As someone who grew up loving the numerous side-scrolling shoot em’ ups released for the Super Nintendo and Sega Genesis during the golden age of games in the 90’s, Gunstar Heroes may be my absolute favorite. Some of my fondest memories as a kid were playing this on my Genesis and I still dust off my old cartridge and play it from time to time.
Gunstar Heroes was released in September 1993 for the Sega Genesis and was very well received by all the gaming magazines of the time(remember gaming magazines? 😁). The gameplay is similar to the side scrolling shooters popular at the time, like the Contra or Metal Slug games. You play as either Red or Blue, two siblings in the Gunstar family that has taken up fighting the evil Colonel Red (who does NOT wear red) has set out to acquire four gemstones to resurrect a powerful android – Golden Silver and control the galaxy…you know…the usual stuff.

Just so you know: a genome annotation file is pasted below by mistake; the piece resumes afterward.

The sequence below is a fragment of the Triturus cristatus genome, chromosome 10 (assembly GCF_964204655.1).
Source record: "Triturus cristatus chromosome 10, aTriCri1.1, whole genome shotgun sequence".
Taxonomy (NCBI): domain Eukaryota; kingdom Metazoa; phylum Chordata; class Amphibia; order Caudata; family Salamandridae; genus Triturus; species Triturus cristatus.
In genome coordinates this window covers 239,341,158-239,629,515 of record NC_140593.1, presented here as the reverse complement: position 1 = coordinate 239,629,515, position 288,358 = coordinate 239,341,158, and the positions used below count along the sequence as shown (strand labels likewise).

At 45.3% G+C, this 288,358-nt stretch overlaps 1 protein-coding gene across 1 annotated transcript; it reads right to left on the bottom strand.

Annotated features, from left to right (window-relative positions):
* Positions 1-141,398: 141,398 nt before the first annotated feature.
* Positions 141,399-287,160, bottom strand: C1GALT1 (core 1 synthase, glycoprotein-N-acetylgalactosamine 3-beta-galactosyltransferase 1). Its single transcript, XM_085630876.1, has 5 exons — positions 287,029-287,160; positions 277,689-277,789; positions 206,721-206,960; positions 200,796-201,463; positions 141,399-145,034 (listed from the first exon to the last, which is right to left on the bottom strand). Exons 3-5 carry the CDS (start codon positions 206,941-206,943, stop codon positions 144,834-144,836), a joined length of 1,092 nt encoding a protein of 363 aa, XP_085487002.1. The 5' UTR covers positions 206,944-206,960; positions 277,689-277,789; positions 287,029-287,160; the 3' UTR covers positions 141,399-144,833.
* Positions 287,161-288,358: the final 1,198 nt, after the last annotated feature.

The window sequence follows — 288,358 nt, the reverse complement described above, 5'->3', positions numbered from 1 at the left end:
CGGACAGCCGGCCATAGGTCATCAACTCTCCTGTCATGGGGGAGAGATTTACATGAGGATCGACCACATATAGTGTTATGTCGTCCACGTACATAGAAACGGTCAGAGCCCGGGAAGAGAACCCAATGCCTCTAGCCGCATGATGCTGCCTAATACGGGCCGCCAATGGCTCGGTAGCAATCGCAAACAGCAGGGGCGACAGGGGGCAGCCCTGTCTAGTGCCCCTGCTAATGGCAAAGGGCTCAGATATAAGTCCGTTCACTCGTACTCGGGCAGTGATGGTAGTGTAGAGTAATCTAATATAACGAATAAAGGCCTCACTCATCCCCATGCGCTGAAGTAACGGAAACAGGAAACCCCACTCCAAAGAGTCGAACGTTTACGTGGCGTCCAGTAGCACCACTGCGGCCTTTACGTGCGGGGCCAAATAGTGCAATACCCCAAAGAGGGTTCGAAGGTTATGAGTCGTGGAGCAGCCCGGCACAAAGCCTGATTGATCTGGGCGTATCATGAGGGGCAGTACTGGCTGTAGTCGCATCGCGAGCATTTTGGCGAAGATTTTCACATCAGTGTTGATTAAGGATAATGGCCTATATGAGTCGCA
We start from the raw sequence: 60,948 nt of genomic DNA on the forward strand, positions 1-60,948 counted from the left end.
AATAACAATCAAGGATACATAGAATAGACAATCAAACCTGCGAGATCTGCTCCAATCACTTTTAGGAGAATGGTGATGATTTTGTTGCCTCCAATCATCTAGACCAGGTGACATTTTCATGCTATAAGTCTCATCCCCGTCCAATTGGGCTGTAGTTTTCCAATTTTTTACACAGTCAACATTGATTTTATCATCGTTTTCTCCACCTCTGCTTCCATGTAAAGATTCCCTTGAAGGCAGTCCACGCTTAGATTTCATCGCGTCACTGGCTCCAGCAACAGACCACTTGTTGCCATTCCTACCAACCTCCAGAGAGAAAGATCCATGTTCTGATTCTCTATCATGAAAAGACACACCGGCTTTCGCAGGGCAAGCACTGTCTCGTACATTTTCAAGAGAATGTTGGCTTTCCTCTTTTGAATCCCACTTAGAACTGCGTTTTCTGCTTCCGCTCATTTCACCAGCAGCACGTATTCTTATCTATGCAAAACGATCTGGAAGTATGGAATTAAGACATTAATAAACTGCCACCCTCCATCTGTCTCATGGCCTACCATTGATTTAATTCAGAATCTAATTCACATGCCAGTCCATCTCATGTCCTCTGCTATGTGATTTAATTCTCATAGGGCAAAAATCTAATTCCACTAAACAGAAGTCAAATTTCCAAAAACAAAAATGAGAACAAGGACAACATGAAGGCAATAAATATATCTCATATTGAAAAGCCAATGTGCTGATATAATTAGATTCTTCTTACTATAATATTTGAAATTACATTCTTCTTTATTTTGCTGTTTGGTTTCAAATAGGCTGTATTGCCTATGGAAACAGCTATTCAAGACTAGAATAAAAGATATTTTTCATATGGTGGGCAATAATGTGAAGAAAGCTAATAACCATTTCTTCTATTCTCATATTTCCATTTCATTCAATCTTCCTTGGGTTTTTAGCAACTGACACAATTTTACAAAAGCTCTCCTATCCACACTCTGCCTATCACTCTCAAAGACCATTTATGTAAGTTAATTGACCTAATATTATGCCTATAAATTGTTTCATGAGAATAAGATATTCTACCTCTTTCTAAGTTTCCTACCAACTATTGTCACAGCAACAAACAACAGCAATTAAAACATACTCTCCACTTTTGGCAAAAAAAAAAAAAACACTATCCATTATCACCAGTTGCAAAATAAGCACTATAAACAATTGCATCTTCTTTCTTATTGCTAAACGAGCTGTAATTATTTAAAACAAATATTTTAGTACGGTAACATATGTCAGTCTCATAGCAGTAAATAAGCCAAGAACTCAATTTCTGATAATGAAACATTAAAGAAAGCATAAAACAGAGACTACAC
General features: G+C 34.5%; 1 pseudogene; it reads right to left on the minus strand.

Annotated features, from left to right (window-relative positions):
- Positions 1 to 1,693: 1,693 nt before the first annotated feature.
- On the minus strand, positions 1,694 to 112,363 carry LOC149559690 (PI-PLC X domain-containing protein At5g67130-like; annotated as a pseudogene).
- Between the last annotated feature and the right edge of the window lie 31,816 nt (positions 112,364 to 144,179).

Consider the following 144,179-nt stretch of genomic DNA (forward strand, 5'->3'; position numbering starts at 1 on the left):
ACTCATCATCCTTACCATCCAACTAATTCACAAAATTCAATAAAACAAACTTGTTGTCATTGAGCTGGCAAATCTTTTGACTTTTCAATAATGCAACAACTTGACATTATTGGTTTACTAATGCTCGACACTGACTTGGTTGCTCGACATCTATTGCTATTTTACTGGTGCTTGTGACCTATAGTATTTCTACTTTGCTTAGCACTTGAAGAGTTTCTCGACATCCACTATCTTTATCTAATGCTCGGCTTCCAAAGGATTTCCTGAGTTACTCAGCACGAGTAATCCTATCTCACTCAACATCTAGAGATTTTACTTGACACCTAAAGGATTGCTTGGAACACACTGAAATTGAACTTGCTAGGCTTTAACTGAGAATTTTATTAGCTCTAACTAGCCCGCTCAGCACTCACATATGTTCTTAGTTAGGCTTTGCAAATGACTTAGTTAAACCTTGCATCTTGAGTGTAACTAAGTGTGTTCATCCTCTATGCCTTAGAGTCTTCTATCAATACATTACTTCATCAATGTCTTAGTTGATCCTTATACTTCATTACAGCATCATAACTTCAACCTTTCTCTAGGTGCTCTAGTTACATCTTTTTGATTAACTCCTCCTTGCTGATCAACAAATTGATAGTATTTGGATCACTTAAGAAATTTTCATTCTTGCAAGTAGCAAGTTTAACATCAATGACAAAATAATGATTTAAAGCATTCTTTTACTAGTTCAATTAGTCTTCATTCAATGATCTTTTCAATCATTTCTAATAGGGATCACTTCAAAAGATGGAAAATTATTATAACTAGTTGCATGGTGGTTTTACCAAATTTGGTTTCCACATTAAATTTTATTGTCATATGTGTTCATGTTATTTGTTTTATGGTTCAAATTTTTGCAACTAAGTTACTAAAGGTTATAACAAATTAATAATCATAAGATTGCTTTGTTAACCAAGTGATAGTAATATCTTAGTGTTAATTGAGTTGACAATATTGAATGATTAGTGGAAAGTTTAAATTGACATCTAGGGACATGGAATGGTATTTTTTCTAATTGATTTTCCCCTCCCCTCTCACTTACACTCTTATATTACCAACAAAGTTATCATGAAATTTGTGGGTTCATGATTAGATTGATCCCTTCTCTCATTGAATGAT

When you choose your character you also select which fire mode you want to use – Free or Fixed. Free fire mode is what I have always preferred as you can run and gun through the levels rather than Fixed fire mode where you have to remain stationary to fire your weapon. You also choose one of four weapon types – Force, Flame, Chaser, or Lightning. Force is the closest to a typical machine gun with a faster fire rate(think Contra). Flame is a short-range but powerful flamethrower-type weapon. Chaser fires homing ammunition( F.Y.I – essentially the SAME as the Seeker fire mode you can use in Cuphead I was pleased to discover). Finally, the Lightning weapon fires laser beams that can shoot through enemies and barriers. One of my favorite aspects of Gunstar Heroes was the ability to combine weapon types; you can combine two of the same type of ammo the make a bigger more powerful version of the weapon such as two Flame types will create an even larger flamethrower or two Lightning types combined together create a steady short-range “blade” which looks conspicuously like a Lightsaber. My favorite pairing however, was the Force and Chaser types combined for a devastating homing machine gun effect which can be a HUGE advantage, as in typical shoot em’ up fashion the action on screen gets pretty chaotic( doubly so playing co-op).